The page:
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Abstract

African wild dogs (Lycaon pictus) are endangered carnivores with a population size that is currently estimated at 6,600 adults in the wild. The European Endangered Species Program (EEP) for African wild dogs aims to maintain a healthy zoo population that is sustainable in the long term and thereby...

Author(s)
Zijlmans, D. G. M.; Duchateau, M. J. H. M.
Publisher
European Association of Zoos and Aquaria (EAZA), Amsterdam, Netherlands
Citation
Journal of Zoo and Aquarium Research, 2019, 7, 1, pp 25-30
Abstract

Stereotypic behaviour in zoo elephants is considered an indicator of impaired welfare. The underlying causes are diverse and many aspects are still unexplored. Nevertheless, many zoological institutions make huge efforts to improve the well-being of their elephants. The construction of a new...

Author(s)
Schiffmann, C.; Clauss, M.; Hoby, S.
Publisher
European Association of Zoos and Aquaria (EAZA), Amsterdam, Netherlands
Citation
Journal of Zoo and Aquarium Research, 2019, 7, 1, pp 37-43
Abstract

The photo essay that comprises Elephant House bears mournful testimony to the severely restricted lives of the world's largest terrestrial mammals at the Oregon Zoo, as well as similar "educational" institutions throughout the United States and the world. While purporting to remain neutral...

Author(s)
Marcus, H.
Publisher
University of Illinois Press, Urbana, USA
Citation
Journal of Animal Ethics, 2019, 9, 1, pp 104-112
Abstract

The Northern bald ibis (Geronticus eremita) (NBI) is one of the most threatened birds in the world. Intense conservation efforts have been undertaken and several research projects on the species are being done in Morocco and in Europe. Observing animal behaviour has been proved to be an efficient...

Author(s)
Spiezio, C.; Valsecchi, V.; Sandri, C.; Regaiolli, B.
Publisher
PeerJ, San Francisco, USA
Citation
PeerJ, 2018, 6, 5436, pp e5436
Abstract

The process of chopping food for zoo animals is common in many zoos, but few studies have evaluated the benefits. While the perceived benefits of chopped diets include reduced food aggression, it is acknowledged that chopping food is time consuming for keepers and increases the risk of desiccation...

Author(s)
Shora, J. A.; Myhill, M. N. G.; Brereton, J. E.
Publisher
European Association of Zoos and Aquaria (EAZA), Amsterdam, Netherlands
Citation
Journal of Zoo and Aquarium Research, 2018, 6, 1, pp 22-25
Abstract

Understanding the affiliative social relationships, or bonds, between zoo elephants has implications for both their welfare and management, yet there is limited work assessing and describing these bonds. Consequently, there is a need for the development of a reliable assessment tool. We used...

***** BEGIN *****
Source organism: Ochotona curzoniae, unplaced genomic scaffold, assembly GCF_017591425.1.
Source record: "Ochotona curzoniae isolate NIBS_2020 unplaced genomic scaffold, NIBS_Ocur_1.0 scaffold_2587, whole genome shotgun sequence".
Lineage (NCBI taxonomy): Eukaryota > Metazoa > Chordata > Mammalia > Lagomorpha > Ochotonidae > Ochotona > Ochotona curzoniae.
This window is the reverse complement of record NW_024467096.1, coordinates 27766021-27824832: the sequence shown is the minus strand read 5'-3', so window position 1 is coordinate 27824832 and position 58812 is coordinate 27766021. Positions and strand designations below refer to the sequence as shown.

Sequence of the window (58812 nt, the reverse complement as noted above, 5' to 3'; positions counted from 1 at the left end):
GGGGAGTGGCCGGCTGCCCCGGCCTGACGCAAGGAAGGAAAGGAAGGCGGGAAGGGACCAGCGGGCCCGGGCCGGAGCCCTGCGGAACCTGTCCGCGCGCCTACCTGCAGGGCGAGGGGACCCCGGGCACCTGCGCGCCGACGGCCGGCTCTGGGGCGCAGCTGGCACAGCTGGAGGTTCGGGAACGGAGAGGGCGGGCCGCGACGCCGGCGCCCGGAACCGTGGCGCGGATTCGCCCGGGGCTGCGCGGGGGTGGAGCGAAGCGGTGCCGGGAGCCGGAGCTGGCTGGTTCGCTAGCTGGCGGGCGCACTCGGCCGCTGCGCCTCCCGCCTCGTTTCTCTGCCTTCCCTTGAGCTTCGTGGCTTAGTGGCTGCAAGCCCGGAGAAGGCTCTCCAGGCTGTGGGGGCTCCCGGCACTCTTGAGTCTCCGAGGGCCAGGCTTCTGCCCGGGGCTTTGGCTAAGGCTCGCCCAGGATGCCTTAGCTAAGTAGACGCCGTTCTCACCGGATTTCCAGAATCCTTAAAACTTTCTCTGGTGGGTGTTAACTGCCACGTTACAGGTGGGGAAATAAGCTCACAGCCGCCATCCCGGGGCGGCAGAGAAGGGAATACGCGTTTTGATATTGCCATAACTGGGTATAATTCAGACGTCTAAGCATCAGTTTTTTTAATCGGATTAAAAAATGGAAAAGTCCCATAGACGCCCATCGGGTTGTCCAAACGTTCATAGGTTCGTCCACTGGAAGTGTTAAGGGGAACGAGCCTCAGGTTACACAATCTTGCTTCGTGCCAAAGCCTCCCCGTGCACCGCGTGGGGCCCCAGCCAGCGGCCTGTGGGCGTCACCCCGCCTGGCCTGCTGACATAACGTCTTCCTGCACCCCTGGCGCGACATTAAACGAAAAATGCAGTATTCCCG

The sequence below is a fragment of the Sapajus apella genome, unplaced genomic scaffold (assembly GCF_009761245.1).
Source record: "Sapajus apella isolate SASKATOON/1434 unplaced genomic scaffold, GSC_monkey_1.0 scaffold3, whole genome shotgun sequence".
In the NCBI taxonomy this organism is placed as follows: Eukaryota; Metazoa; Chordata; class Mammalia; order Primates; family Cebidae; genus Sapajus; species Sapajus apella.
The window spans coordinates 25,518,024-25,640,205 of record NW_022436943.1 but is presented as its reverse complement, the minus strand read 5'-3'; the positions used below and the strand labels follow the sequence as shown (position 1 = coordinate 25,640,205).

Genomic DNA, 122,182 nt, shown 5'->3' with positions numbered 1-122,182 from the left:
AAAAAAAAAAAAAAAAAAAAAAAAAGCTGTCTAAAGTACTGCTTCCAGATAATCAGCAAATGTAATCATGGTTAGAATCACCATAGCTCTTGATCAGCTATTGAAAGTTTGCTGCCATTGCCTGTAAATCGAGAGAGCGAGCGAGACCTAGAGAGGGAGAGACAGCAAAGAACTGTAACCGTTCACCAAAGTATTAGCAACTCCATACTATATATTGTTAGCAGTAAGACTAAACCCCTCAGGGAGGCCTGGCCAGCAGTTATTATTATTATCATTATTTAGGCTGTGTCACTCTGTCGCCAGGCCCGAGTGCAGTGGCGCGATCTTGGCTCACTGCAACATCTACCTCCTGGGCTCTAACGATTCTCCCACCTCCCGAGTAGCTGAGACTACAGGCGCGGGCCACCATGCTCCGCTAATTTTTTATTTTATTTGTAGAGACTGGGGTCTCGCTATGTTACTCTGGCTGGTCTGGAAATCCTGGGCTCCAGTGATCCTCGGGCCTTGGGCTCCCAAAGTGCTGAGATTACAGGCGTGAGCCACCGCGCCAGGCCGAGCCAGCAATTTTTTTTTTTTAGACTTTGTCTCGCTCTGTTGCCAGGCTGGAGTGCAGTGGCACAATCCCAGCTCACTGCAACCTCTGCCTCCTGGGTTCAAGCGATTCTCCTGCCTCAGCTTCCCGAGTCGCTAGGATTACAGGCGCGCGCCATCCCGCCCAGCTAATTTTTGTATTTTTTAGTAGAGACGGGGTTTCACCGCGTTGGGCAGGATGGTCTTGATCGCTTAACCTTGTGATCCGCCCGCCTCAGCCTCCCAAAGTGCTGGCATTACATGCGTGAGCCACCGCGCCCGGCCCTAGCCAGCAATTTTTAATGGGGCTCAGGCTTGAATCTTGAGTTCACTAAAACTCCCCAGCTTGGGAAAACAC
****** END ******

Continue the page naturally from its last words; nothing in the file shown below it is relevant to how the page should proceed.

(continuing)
Author(s)
Bonaparte-Saller, M.; Mench, J. A.
Publisher
Elsevier, Amsterdam, Netherlands
Citation
Applied Animal Behaviour Science, 2018, 199, pp 45-51
Abstract

Zoo Animals: Husbandry, Welfare and Public Interactions begins by suggesting that maintaining biologically functional and compatible social groups is a primary welfare concern for zoo-housed animals. An overview of the welfare impact of social groupings of a number of zoo-housed animals is...

Author(s)
Berger, M.; Corbett, S.
Publisher
Nova Science Publishers, Inc, Hauppauge, USA
Citation
Zoo animals: husbandry, welfare and public interactions, 2018, pp 323 pp.
AbstractFull Text

Breeding behaviour of Chinkara (Gazella bennettii) is more conspicuous in the wild than captivity where individuals do not achieve enough chance to show normal behaviour. These behavioural changes were observed in wild and captive sites of Punjab province of Pakistan from April 2013 to December...

Author(s)
Aziz, M. H.; Anjum, K. M.; Javed, K.; Samiullah, K.; Ali, Z.; Khan, S. A.; Suleman, S.
Publisher
Pakistan Agricultural Scientists Forum, Lahore, Pakistan
Citation
JAPS, Journal of Animal and Plant Sciences, 2018, 28, 2, pp 616-622
Abstract

Opportunities for positive social interaction are important in captive animals, and social interactions can be used as a welfare indicator. Wild elephants live in related multigenerational herds; however, in captivity they are often managed in less related groups, which could impact the quality of...

Author(s)
Harvey, N. D.; Daly, C.; Clark, N.; Ransford, E.; Wallace, S.; Yon, L.
Publisher
MDPI AG, Basel, Switzerland
Citation
Animals, 2018, 8, 8, pp 132
Abstract

When primates exhibit hair loss and are observed to engage in self or social hair plucking (a rapid jerking away of the hair shaft and follicle by the hand or mouth, often accompanied by inspection, and consumption) the altered appearance, and behavior patterns are thought to reflect individual...

Author(s)
Brand, C. M.; Marchant, L. F.
Publisher
Wiley, Hoboken, USA
Citation
American Journal of Primatology, 2018, 80, 4, pp e22751

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